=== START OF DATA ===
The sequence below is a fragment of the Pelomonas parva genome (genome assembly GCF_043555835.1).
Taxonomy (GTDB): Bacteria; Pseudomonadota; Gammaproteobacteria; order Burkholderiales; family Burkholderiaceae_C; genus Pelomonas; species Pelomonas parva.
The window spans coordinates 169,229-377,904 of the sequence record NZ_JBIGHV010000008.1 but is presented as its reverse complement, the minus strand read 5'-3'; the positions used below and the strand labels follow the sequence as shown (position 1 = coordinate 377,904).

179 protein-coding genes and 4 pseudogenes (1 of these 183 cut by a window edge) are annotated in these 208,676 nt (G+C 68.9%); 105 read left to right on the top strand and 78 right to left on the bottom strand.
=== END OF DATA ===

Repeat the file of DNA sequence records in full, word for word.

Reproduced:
The sequence below is a fragment of the Pelomonas parva genome (genome assembly GCF_043555835.1).
Taxonomy (GTDB): Bacteria; Pseudomonadota; Gammaproteobacteria; order Burkholderiales; family Burkholderiaceae_C; genus Pelomonas; species Pelomonas parva.
The window spans coordinates 169,229-377,904 of the sequence record NZ_JBIGHV010000008.1 but is presented as its reverse complement, the minus strand read 5'-3'; the positions used below and the strand labels follow the sequence as shown (position 1 = coordinate 377,904).

179 protein-coding genes and 4 pseudogenes (1 of these 183 cut by a window edge) are annotated in these 208,676 nt (G+C 68.9%); 105 read left to right on the top strand and 78 right to left on the bottom strand.